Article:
Thunderstorms were lashing parts of the Midwest with potent winds and large hail on Tuesday afternoon, only days after an outbreak of strong tornadoes tore through parts of the central U.S. and blizzard conditions affected the northern tier. The similarly volatile storm system was expected to deliver extreme weather conditions to many of the same states on Tuesday and into Wednesday.
On the warmer side of the storm system, more than a dozen states, from Wisconsin to Texas, were again at risk for severe weather. The most probable regions expected to be impacted by damaging winds and tornadoes were in Iowa, Illinois, Missouri and Arkansas.
Here’s what to expect around the country.
Storms had arrived in Iowa and Illinois.
By early afternoon as storms moved over eastern Iowa, there were reports of destructive, windblown baseball-size hail in towns in northeast Illinois, according to the National Weather Service in Chicago, which also noted that gusts could be as high as 80 miles per hour on the border of Ogle and Lee Counties.
“This is a DANGEROUS storm,’’ the service warned. “If you’re in it’s path, take cover away from windows!”
Officials elsewhere had also cautioned residents in affected areas to be prepared for deteriorating conditions.
“The danger of a rain-shrouded tornado in the dark is significantly higher than it is during the daytime hours, when everybody’s out and about, paying attention,” said Jon Green, a Supervisor for Johnson County, Iowa, parts of which were slammed days ago by violent weather. A 24-unit building in Coralville, about 20 miles south of Cedar Rapids, was rendered “uninhabitable,” Mr. Green said. A derecho storm in 2020 had left residents particularly on edge, he added.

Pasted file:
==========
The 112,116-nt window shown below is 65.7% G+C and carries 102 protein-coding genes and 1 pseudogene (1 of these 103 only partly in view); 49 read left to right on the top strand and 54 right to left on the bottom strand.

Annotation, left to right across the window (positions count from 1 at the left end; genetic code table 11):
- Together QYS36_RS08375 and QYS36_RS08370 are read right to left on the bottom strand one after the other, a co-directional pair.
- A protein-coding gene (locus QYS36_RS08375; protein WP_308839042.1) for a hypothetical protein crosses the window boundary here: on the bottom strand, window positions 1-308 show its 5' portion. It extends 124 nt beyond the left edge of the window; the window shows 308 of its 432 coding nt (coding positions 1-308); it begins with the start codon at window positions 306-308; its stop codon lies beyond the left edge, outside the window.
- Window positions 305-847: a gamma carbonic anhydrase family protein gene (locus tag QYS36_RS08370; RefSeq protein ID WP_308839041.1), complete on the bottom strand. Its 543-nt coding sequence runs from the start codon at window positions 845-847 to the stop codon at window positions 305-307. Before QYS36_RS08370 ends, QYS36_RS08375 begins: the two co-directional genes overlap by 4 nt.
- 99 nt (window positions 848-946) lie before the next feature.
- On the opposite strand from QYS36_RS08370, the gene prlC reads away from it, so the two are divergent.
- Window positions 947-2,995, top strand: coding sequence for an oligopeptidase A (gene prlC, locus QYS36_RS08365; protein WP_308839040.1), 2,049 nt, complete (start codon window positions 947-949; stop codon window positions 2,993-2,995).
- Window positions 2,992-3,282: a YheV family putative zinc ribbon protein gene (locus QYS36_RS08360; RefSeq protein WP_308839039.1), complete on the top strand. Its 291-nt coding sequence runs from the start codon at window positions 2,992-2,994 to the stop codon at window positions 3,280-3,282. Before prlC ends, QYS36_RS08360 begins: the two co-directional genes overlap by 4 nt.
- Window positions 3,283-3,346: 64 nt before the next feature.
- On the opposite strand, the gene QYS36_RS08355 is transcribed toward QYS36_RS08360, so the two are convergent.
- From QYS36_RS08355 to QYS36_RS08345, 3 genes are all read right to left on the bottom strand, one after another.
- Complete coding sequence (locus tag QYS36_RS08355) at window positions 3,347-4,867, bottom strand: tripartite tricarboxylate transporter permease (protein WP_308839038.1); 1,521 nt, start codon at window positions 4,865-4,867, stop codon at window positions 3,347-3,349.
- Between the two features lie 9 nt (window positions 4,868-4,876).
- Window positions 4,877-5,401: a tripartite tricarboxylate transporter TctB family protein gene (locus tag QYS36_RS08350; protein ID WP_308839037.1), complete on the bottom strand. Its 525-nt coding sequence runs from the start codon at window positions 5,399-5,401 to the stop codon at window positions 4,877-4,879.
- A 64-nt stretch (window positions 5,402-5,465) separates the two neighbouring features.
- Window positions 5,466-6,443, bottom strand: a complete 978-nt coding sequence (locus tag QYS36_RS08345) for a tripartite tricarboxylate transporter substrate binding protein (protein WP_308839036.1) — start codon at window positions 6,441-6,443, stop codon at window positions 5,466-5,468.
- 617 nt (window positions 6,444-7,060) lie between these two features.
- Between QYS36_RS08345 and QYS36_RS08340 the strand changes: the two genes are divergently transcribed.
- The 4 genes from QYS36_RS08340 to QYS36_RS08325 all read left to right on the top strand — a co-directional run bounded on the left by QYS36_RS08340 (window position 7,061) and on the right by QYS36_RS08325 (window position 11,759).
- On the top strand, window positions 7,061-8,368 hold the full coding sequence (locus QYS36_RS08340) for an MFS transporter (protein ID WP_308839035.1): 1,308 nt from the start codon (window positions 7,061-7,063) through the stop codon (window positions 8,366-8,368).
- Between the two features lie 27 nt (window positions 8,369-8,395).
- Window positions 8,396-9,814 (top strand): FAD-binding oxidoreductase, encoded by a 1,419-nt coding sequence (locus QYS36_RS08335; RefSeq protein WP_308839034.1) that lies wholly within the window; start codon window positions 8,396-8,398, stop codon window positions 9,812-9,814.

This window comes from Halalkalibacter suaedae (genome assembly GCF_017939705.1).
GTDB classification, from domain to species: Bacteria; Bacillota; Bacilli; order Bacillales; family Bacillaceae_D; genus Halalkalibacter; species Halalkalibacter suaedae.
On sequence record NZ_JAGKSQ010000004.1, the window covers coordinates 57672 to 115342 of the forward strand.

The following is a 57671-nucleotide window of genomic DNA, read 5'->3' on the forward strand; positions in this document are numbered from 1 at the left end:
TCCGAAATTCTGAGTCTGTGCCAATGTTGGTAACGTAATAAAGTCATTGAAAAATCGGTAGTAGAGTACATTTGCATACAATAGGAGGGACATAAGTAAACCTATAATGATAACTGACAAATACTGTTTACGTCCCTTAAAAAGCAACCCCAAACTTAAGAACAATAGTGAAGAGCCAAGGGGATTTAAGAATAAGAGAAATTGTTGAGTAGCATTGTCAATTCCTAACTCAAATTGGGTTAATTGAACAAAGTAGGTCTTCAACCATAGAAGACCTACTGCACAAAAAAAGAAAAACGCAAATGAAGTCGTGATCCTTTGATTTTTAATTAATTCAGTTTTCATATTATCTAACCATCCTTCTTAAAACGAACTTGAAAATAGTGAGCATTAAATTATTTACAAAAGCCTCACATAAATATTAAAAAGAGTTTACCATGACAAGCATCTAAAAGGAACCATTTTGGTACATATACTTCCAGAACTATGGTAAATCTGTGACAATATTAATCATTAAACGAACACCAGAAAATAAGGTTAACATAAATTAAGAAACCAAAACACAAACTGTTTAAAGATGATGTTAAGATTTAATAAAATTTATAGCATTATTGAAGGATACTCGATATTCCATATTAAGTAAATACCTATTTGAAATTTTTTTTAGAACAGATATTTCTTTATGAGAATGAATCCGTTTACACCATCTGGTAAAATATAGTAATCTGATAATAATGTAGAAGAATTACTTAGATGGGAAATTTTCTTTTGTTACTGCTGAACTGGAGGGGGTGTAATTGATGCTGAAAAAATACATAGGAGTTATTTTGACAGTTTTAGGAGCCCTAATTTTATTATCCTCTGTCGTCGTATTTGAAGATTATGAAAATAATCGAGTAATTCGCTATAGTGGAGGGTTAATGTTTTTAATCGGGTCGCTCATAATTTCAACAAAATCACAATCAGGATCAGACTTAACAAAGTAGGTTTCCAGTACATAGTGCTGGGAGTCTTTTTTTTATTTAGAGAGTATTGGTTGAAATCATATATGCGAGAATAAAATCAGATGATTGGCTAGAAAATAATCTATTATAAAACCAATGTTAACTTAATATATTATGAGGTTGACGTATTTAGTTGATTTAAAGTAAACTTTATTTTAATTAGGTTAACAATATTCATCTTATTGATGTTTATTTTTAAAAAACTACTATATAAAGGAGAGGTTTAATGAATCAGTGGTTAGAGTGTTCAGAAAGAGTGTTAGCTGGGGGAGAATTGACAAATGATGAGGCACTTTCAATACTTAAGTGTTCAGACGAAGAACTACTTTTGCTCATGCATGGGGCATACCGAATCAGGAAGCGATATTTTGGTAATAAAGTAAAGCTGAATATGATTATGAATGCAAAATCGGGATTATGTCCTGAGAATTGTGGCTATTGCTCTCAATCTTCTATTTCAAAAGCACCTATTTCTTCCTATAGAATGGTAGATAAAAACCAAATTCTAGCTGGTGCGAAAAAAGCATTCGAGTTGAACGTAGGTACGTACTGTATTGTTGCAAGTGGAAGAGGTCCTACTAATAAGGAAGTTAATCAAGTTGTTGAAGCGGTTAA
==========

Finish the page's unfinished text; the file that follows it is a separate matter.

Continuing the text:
The Weather Service’s office for Quad Cities, a group of cities in Iowa and Illinois, said the area could receive three rounds of severe weather beginning Tuesday afternoon. The second and third rounds will arrive Tuesday evening and early Wednesday. At the most severe point, storms are expected to be moving at 50 to 60 miles per hour.
Voters in Chicago appeared to have heeded a call to vote early on Monday, ahead of bad weather on Tuesday, according to Max Bever, a spokesman for the Chicago Board of Election. As of noon local time, more than 364,500 ballots were cast in the mayoral runoff race, reflecting a 22.9 percent citywide turnout, compared to 21 percent at noon of the last election on Feb. 28.
“Strong, potentially long track tornadoes are possible, in addition to large hail and damaging winds,” Storm Prediction Center forecasters said Tuesday morning. Some of which are likely to occur at night.
The South braces for tornadoes later in the day.
By late Tuesday night, severe weather will begin moving over parts of the South. In the southern section of Arkansas and Texas, forecasters said confidence was increasing in the potential for rare and dangerous overnight tornadoes and damaging winds. Nocturnal tornadoes are not rare, but stronger nighttime tornadoes, like what could occur here, are.
Meteorologists with the Weather Service in Little Rock, Ark., warned residents on Tuesday morning to remain alert for this very reason.
“Severe weather fatigue is very real,” forecasters said. Tuesday night’s forecast, with threats after midnight, may lead to “a false sense of security as nothing happens during the day,” they warned.
The timing of the storms could lead to a “higher vulnerability,” forecasters said, stressing the importance of staying aware and having multiple methods of receiving alerts, even those that can wake a person up from sleep.
The Upper Midwest and Rockies will get snow.
To the north of the center of the storm system, heavy snow of a foot to even two feet is possible from the Rockies to the upper Midwest. These snow amounts could challenge some April snow records in the Dakotas and northwest Minnesota, forecasters with the Weather Prediction Center said Monday afternoon.